Global EditionASIA 中文双语Français
Home / World / Asia-Pacific

Cyclone seen as wake-up call on climate change

By KARL WILSON in Sydney | China Daily | Updated: 2023-02-21 06:56
Share - WeChat
A resident on Sunday walks among the debris washed ashore by Cyclone Gabrielle in Napier, New Zealand. [Photo/Agencies]

As New Zealand begins the long, costly task of clearing up after Cyclone Gabrielle cut a devastating path across much of the North Island on Feb 12 and 13, the recriminations and finger pointing have started.

The cleanup and rebuilding may take years, and even longer in remote parts, with costs running into the billions of dollars.

What made the cyclone worse for New Zealand was that it followed nearly a week of torrential rain in late January that caused the worst flooding in the nation's history.

Green Party leader James Shaw delivered an impassioned speech in Parliament on Feb 14, saying: "I struggle to find words to express what I am thinking and feeling about this particular crisis. I don't think I've ever felt as sad or as angry about the lost decades that we spent bickering and arguing about whether climate change was real or not, whether it was caused by humans or not, whether it was bad or not, whether we should do something about it or not, because it is clearly here now, and if we do not act, it will get worse."

Shaw's speech highlighted the growing concern in New Zealand and across the world on the increasing impact of climate change on global weather patterns.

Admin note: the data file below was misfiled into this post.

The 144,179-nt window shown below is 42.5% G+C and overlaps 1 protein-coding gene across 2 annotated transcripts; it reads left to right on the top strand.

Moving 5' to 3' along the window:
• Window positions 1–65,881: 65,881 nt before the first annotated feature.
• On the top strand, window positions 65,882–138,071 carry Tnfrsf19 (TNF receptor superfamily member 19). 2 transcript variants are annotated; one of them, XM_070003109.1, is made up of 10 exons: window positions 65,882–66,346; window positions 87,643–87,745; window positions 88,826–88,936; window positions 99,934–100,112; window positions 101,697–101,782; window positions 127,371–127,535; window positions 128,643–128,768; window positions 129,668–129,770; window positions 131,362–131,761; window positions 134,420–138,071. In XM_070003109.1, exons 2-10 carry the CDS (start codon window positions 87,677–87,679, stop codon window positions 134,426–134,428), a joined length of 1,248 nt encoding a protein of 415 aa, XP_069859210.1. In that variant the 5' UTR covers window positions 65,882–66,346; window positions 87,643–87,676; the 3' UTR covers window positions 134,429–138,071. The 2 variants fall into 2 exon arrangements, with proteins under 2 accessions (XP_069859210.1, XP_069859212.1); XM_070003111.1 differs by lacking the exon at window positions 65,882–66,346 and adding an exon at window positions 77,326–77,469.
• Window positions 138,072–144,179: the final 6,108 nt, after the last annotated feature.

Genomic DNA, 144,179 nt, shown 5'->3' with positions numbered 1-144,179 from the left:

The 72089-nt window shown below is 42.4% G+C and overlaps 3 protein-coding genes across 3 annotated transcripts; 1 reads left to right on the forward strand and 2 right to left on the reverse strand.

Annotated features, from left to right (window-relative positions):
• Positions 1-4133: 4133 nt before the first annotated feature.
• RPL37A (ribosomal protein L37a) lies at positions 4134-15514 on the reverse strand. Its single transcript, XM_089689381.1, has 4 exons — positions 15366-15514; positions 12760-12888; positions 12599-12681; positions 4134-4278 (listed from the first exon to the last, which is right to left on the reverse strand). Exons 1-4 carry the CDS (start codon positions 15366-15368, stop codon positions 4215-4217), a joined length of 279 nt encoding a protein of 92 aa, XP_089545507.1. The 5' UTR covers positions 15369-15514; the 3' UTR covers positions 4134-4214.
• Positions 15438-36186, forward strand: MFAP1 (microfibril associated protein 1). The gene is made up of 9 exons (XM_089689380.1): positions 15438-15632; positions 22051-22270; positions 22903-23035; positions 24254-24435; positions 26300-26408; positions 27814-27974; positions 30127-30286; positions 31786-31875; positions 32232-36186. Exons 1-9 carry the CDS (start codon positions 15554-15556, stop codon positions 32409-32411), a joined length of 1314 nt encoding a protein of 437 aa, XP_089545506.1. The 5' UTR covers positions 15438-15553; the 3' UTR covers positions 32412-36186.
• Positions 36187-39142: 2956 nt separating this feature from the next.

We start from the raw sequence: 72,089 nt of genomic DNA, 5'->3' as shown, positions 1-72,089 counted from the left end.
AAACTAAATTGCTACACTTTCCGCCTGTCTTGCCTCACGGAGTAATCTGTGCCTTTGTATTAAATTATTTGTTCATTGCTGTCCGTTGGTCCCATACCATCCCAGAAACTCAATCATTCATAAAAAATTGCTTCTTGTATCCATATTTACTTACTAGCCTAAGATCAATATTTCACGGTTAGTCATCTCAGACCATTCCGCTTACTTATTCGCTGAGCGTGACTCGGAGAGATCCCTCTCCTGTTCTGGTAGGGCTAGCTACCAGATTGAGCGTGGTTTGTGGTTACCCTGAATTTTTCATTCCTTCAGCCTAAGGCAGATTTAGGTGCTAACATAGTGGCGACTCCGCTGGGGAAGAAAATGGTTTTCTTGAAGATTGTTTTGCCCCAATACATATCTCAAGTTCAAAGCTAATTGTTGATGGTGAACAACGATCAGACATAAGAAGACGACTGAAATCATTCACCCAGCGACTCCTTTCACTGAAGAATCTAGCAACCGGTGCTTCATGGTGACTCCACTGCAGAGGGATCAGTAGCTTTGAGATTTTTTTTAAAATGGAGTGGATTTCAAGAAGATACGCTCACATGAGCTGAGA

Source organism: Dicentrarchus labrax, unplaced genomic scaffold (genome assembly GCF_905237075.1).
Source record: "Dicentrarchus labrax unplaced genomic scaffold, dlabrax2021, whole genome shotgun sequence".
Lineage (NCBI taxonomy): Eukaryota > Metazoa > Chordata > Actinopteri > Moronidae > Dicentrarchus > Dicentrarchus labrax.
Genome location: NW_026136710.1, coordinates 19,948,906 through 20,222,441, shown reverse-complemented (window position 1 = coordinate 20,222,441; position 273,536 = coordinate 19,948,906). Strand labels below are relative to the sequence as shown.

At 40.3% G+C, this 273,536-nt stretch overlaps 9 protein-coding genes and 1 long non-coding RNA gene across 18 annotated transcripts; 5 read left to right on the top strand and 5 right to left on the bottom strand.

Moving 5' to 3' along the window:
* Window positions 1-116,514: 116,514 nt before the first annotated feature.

Sandeeka Mannakkara, a lecturer in the Department of Civil and Environmental Engineering at the University of Auckland, said it was high time the country moved away from reactive responses to natural hazard events and adopt a proactive approach.

Joao de Souza, director of the Moana Project, which aims to improve understanding of coastal ocean circulation, connectivity, and marine heat waves, said the waters in the Tasman Sea and around New Zealand have been unusually warm in recent years.

"In the next decades down to the end of this century, we anticipate that ocean temperatures will steadily climb and extreme events such as marine heat waves and storms will become more common, intense, and long-lasting," he said. "The actual trajectory, however, depends on how society will tackle the climate change challenge."

Writing jointly for academic website The Conversation, Alex Lo, senior lecturer in climate change at the Victoria University of Wellington, and Faith Chan, associate professor of environmental sciences, University of Nottingham, said the two extreme weather events in New Zealand this year "have brought the consequences of climate change into sharp focus".

1 2 Next   >>|
Most Viewed in 24 Hours
Copyright 1995 - . All rights reserved. The content (including but not limited to text, photo, multimedia information, etc) published in this site belongs to China Daily Information Co (CDIC). Without written authorization from CDIC, such content shall not be republished or used in any form. Note: Browsers with 1024*768 or higher resolution are suggested for this site.
License for publishing multimedia online 0108263

Registration Number: 130349